• Secure your account

    A friendly reminder to our users, please make sure your account is safe. Make sure you update your password and have an active email address to recover or change your password.

  • Xenforo Cloud has scheduled an upgrade to XenForo version 2.2.16. This will take place on or shortly after the following date and time: Jul 05, 2024 at 05:00 PM (PT) There shouldn't be any downtime, as it's just a maintenance release. More info here

Teenage fellas...you might want to read this


Apr 13, 2002
Reaction score

Study: At Least 1 In 4 Teen Girls Has An STD

By Lindsey Tanner, AP Medical Writer

CHICAGO (AP) ― At least one in four teenage girls nationwide has a sexually transmitted disease, or more than 3 million teens, according to the first study of its kind in this age group.

A virus that causes cervical cancer is by far the most common sexually transmitted infection in teen girls aged 14 to 19, while the highest overall prevalence is among black girls -- nearly half the blacks studied had at least one STD. That rate compared with 20 percent among both whites and Mexican-American teens, the study from the federal Centers for Disease Control and Prevention found.

Among girls who admitted ever having sex, the rate was 40 percent.

While some teens define sex as only intercourse, other types of intimate behavior including oral sex can spread some infections.

For many, the numbers likely seem "overwhelming because you're talking about nearly half of the sexually experienced teens at any one time having evidence of an STD," said Dr. Margaret Blythe, an adolescent medicine specialist at Indiana University School of Medicine and head of the American Academy of Pediatrics committee on adolescence.

But the study highlights what many doctors who treat teens see every day, Blythe said.

Dr. John Douglas, director of the CDC's division of STD prevention, said the results are the first to examine the combined national prevalence of common sexually transmitted diseases among adolescent girls. He said they likely reflect current prevalence rates.

"High STD rates among young women, particularly African-American young women, are clear signs that we must continue developing ways to reach those most at risk," Douglas said.

The CDC's Dr. Kevin Fenton said given that STDs can cause infertility and cervical cancer in women, "screening, vaccination and other prevention strategies for sexually active women are among our highest public health priorities."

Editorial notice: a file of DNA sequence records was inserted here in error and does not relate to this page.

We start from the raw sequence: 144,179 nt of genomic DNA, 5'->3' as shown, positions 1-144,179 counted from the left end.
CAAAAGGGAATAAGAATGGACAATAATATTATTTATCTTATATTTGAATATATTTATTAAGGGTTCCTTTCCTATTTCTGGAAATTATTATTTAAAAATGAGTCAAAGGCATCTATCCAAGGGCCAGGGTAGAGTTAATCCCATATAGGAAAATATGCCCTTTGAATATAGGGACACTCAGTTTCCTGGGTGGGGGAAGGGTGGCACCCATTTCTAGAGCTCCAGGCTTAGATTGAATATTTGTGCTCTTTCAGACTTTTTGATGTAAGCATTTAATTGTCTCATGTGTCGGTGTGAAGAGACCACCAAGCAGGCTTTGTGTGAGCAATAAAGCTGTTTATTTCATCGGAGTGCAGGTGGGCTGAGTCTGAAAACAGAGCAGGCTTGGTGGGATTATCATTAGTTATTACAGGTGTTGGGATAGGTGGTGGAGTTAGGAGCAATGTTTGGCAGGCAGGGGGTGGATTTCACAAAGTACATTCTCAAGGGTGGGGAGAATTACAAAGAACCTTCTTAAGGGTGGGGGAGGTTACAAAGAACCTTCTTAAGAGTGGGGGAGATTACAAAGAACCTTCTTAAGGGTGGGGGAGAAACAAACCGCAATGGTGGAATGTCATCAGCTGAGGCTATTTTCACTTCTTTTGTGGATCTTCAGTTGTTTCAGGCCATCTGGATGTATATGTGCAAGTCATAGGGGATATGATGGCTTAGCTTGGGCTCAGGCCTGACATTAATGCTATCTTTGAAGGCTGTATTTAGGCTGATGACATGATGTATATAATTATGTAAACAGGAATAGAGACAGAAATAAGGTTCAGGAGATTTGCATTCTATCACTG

The study by CDC researcher Dr. Sara Forhan is an analysis of nationally representative data on 838 girls who participated in a 2003-04 government health survey.

The results were prepared for release Tuesday at a CDC conference in Chicago on preventing sexually transmitted diseases.

Four common diseases were examined -- human papillomavirus, or HPV, which can cause cervical cancer and affected 18 percent of girls studied; chlamydia, which affected 4 percent; trichomoniasis, 2.5 percent; and herpes simplex virus, 2 percent.

Blythe said the results are similar to previous studies examining rates of those diseases individually.

HPV can cause genital warts but often has no symptoms. A vaccine targeting several HPV strains recently became available. Douglas said it likely has not yet had much impact on HPV prevalence rates in teen girls.

Chlamydia and trichomoniasis can be treated with antibiotics. The CDC recommends annual chlamydia screening for all sexually active women under age 25. It also recommends the three-dose HPV vaccine for girls aged 11-12 years, and catch-up shots for females aged 13 to 26.

The American Academy of Pediatrics has similar recommendations.

Douglas said screening tests are underused in part because many teens don't think they're at risk, but also, some doctors mistakenly think, '"Sexually transmitted diseases don't happen to the kinds of patients I see."'

Blythe said some doctors also are reluctant to discuss STDs with teen patients or offer screening because of confidentiality concerns, knowing parents would have to be told of the results.

The American Academy of Pediatrics supports confidential teen screening, she said.

Quit having sex kids...you're all babies. Yuck...just play the Wii or something.
Oh, we knew that **** from day one. That's common knowledge, brah.

I was listening to this morning show today and they were talking to this 16 year old who said she went on spring break last year, got straight ****ed on vodka and slept with 17 guys in one night, according to her friends who informed her after she blacked out.
Should be re-titled: "Teenage fellas and skeezy dirtbags..."
I was listening to this morning show today and they were talking to this 16 year old who said she went on spring break last year, got straight ****ed on vodka and slept with 17 guys in one night, according to her friends who informed her after she blacked out.

"Hey girl, you blacked out and 17 dudes had LOTS of fun...can I borrow your shoes?"
I'm proud to say I'm not a statistic. I do not have any STDs :woot:

(well I have AIDS, but its not an STD. Its my fish's name.)
Where was I during these Spring Breaks? Damn 90s were no fun.

Can you spot the STD before it's too late?
^The chubby one always is the first to get the clap.
Just always wear a bag...
It's a trick question they all have one....:rolleyes:
The good thing is that the #1 STD of those girls tested was HPV, and that doesn't do anything to males.
2nd one, she looks uncomfortable...and has a strange nose...

The 4th one wearing the purple dress. Ugh.

I think its the third one, she's hiding her body and trying to emphasize her giant mouth.

Though the second one does look like she doesn't want to be touched, and the fourth looks like a ****e so she's a good candidate.

Its probably the last one you'd guess, which leaves Pippi Nippletitays in the front there. :up:

Users who are viewing this thread

monitoring_string = "afb8e5d7348ab9e99f73cba908f10802"